Rare, well-delivered positive news about animals and the natural world.



Inspiring stories of wildlife resilience and recovery.

Many animals headed for extinction are recovering nicely, writes science writer and teacher Preston, who delivers a satisfying account of a dozen successes without minimizing the difficulties involved. He opens with news that four foxes entered British homes over recent years and bit their inhabitants. These victims aside, most people celebrate the fact that British foxes (and American coyotes) are thriving in suburbia. The author also discusses bears, wolves, bison, bobcats, bald eagles, and many species of whale. Formerly slaughtered as pests, food, or merchandise, they are flourishing—so much so that humans will have to adopt different approaches and ethical attitudes and exercise tolerance and a conservationist mindset. Traveling the world, Preston interacted with researchers, activists, and Indigenous people working to restore animals to their former ecosystems, most of which now contain far more humans than before. Some—whooping crane, California condor—were on the verge of extinction. Others remained plentiful but through hunting (beavers) or technology such as dams (salmon), have disappeared from huge areas to the detriment of the environment. North American rivers without beavers become dysfunctional, and their biodiversity plummets. Salmon support a complex food web in their upstream spawning grounds that vanishes when dams shut them out. As Preston shows in this page-turning account, many iconic animals are extinct where they roam freely because they breed with domestic animals. That includes American bison, which interbreed with cattle. Ongoing captive breeding programs aim to produce a genetically pure species, and because farmers and ranchers often hate predators and “pests,” returning animals require permanent and expensive conservation efforts featuring stricter laws, anti-poaching enforcement, insurance, subsidized fencing, and ongoing political and activist pressure. Some readers will note that Preston confines his enthusiasm to prosperous North America and Europe. Conservationists are working hard in Africa and Asia, but there is apparently little to cheer about.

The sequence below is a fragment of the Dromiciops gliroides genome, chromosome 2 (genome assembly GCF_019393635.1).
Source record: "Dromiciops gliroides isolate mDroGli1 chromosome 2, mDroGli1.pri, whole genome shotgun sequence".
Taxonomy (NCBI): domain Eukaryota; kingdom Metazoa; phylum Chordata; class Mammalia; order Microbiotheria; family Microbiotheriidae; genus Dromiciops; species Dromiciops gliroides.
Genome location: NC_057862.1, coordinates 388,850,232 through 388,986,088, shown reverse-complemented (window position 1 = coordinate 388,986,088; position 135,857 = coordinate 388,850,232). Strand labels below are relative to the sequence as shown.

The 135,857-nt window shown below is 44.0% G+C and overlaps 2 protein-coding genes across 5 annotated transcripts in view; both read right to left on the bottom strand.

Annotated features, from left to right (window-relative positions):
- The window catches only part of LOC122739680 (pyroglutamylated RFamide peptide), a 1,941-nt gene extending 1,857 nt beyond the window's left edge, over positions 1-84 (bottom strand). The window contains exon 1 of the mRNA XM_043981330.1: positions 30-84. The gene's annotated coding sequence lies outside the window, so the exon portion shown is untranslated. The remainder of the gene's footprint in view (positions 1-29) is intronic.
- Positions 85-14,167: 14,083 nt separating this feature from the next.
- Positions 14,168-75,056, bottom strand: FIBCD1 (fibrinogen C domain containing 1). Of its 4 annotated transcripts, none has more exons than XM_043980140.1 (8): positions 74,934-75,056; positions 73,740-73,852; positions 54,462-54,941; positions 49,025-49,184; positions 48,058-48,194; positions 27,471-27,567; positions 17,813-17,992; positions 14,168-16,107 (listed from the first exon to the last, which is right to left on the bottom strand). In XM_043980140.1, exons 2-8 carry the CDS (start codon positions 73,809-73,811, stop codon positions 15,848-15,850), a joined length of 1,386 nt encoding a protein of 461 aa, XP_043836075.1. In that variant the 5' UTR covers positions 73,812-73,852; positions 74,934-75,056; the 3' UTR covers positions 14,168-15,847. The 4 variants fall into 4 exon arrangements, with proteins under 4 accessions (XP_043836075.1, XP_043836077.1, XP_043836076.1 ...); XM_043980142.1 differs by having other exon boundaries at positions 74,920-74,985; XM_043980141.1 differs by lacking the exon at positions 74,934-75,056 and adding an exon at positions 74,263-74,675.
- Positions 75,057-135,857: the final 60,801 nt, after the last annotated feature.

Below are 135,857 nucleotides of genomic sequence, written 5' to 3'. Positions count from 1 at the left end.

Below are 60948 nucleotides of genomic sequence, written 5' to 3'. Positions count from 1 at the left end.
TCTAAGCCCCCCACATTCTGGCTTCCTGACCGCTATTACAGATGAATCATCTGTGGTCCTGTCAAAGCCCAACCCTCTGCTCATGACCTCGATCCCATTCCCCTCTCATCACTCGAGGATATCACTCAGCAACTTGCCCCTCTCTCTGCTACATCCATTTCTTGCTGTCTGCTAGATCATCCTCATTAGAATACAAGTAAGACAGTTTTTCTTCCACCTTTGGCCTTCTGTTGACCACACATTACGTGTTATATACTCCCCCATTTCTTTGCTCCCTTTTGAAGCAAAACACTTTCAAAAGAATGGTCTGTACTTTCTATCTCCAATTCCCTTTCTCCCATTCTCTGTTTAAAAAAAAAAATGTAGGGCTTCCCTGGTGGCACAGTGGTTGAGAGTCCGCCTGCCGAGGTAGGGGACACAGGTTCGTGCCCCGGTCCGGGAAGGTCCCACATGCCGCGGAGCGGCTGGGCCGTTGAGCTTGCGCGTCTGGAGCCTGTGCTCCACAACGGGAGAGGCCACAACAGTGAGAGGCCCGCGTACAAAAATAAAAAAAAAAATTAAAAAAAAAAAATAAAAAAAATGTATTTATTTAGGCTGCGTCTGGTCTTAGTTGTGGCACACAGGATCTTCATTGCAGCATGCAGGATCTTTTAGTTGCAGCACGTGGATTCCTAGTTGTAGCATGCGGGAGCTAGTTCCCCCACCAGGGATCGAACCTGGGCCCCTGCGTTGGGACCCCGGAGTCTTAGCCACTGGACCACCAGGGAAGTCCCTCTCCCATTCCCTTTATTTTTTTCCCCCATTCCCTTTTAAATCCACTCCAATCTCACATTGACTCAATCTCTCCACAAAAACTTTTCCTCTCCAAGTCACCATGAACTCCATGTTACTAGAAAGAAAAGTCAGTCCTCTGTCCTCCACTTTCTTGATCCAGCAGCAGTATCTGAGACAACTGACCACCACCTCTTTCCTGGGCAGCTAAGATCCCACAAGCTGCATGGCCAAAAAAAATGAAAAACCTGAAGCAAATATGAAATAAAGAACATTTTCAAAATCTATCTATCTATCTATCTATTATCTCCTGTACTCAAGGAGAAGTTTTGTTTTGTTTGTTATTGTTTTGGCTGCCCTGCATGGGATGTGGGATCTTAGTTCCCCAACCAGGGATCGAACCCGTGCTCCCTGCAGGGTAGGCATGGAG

Rare, well-delivered positive news about animals and the natural world.

Pub Date: Feb. 21, 2023

ISBN: 9780262047562

Page Count: 328

Publisher: MIT Press

Review Posted Online: Nov. 8, 2022

Kirkus Reviews Issue: Dec. 1, 2022

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Unsentimental nature writing that sheds as much light on humans as on eels.



An account of the mysterious life of eels that also serves as a meditation on consciousness, faith, time, light and darkness, and life and death.